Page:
Safety Pin PNG Transparent Images

Submitted by on Apr 30, 2021

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The safety pin is a variant of the regular pin that includes a simple spring mechanism and a clasp. The clasp serves two purposes: to form a closed loop, thus correctly fastening the pin to where ever it is attached, and to cover the end of the pin to protect the wearer from a sharp point.

Safety pins are commonly used to hold together pieces of fabric or clothing. Safety pins, or more commonly a special version with an additional safety cover called a nappy pin or loincloth pin, are widely used to attach cloth diapers or modern safety pins such as a safety clasp, while maintaining the risk of swallowing, protects a baby girl or boy from being jabbed or pricked. In the same way, they can be used to fix torn or damaged clothing. Safety pins can also be used as an accessory in jewelry, such as earrings, chains, and bracelets, and sometimes used to attach an embroidered patch. Size 3 is often used for quilting and may be referred to as a “quilting pin” when purchased. Size 4 and above can be called “blanket pins” and can be considered an acceptable kilt pin for a casual dress, depending on design and appearance.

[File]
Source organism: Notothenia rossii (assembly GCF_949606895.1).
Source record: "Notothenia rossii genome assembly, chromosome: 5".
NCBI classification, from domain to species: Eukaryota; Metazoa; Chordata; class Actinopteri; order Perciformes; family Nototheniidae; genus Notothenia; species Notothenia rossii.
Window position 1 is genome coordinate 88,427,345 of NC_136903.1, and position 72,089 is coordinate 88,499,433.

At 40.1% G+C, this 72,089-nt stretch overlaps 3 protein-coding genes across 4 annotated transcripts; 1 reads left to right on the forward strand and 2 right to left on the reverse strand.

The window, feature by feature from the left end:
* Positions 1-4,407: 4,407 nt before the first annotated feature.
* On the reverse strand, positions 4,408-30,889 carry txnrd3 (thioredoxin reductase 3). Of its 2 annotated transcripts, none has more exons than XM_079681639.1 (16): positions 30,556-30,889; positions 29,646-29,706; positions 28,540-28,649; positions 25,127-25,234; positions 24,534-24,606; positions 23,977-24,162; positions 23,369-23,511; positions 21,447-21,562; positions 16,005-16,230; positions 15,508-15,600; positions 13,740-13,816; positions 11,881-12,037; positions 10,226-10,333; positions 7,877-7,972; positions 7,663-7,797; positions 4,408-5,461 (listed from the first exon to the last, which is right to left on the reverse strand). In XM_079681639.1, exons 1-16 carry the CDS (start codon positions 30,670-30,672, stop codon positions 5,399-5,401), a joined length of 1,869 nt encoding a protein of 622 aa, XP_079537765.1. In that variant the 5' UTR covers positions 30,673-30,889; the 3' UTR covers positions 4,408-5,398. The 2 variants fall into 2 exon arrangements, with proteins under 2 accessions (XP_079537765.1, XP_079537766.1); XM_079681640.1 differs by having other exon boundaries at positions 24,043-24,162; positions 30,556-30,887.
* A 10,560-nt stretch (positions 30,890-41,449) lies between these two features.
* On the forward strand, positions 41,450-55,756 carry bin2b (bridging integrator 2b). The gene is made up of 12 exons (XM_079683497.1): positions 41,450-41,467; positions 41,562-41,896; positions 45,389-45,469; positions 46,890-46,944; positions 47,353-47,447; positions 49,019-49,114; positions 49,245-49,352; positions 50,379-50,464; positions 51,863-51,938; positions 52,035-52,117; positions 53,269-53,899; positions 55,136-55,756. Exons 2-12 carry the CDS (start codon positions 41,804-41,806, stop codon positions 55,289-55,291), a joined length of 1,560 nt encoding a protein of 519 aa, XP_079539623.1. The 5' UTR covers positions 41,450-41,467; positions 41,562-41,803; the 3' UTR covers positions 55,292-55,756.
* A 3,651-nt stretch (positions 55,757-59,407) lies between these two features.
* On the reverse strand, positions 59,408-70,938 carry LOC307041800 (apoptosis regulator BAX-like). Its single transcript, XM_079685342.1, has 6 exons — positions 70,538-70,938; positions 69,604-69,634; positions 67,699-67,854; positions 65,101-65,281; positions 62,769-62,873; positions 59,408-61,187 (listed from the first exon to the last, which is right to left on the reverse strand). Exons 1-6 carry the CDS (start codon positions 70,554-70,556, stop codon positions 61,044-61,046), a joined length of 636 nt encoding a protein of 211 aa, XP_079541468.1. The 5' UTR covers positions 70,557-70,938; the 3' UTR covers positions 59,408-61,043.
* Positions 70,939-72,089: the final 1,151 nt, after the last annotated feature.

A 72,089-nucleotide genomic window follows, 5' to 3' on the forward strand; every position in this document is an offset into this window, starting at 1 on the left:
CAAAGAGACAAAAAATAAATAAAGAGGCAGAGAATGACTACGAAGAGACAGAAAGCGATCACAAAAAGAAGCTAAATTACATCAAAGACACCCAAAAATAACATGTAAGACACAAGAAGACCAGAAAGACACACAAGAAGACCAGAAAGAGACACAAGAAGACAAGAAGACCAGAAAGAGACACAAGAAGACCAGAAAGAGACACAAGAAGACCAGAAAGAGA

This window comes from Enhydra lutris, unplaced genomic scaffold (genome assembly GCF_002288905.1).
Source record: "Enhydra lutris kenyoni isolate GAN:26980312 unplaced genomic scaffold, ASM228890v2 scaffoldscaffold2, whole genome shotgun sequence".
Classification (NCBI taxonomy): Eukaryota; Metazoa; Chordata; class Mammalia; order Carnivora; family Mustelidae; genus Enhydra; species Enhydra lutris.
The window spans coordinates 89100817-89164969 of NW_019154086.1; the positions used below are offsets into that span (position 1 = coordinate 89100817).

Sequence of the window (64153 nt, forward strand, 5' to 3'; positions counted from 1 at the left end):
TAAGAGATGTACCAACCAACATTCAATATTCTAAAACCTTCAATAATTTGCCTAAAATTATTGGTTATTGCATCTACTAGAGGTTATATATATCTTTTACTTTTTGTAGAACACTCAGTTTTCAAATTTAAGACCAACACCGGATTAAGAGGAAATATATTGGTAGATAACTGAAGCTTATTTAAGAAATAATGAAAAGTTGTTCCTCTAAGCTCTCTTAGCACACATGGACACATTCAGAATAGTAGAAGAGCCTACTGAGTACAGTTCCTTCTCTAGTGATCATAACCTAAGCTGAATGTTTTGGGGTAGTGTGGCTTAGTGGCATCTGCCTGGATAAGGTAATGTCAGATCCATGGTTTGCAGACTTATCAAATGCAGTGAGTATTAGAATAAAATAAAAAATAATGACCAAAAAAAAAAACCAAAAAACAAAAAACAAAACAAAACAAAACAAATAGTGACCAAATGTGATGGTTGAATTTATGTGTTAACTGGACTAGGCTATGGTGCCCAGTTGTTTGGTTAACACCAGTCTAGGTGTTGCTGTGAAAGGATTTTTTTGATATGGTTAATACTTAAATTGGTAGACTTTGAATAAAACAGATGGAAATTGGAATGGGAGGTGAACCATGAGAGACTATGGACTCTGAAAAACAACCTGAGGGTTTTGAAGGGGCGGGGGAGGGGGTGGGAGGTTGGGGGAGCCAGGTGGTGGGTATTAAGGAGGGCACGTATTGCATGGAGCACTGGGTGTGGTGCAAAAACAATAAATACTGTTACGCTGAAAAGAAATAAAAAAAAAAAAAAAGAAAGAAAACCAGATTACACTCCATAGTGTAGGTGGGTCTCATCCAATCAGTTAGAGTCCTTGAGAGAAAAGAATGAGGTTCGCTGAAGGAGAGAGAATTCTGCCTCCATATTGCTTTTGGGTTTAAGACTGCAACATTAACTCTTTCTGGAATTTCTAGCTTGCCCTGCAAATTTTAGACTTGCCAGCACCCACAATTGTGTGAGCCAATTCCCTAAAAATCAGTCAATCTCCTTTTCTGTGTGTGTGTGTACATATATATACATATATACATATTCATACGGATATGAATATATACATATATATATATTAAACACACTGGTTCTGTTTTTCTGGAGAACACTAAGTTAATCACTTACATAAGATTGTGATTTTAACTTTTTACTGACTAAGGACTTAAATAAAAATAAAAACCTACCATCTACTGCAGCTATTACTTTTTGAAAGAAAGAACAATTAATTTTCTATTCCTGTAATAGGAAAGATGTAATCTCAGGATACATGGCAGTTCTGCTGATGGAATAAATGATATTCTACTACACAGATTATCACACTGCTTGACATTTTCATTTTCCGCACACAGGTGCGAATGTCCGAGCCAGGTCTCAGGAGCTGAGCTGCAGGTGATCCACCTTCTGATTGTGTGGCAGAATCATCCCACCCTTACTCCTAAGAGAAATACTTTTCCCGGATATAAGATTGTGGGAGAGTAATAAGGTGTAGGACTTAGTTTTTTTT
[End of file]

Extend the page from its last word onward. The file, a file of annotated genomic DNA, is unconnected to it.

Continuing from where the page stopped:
American mechanic Walter Hunt is considered the inventor of safety pins similar to those used today. The safety pin included a clasp that covered the tip and prevented it from opening and a circular twist in the bend that acted like a spring and held it in place. Charles Rowley (Birmingham, England) independently patented a similar safety pin in October 1849, although the company no longer produced them.

Hunt came up with an invention to pay a friend 15 dollars in debt. He used a piece of brass wire about 8 inches long and made a spool in the center of the wire to open up when released. The clasp at one end is designed to protect the sharp edge from the wearer.

After the grant of US patent No. 6,281 on April 10, 1849, Hunt sold the patent to W. R. Grace and Company for $400 (approximately $12,000 in 2019). Then, using that money, Hunt paid $15, which he owed a friend, and kept the remaining $ 385 for himself. Hunt didn’t realize that in the years that followed, W.R. Grace and the company would receive millions of dollars in profits from their invention.

During the emergence of punk rock in the late 70s, safety pins became associated with the genre, its followers, and fashion. Some argue that the appearance was originally made by Richard Hell, whom British punks have seen in photographs and whose style they have adopted.

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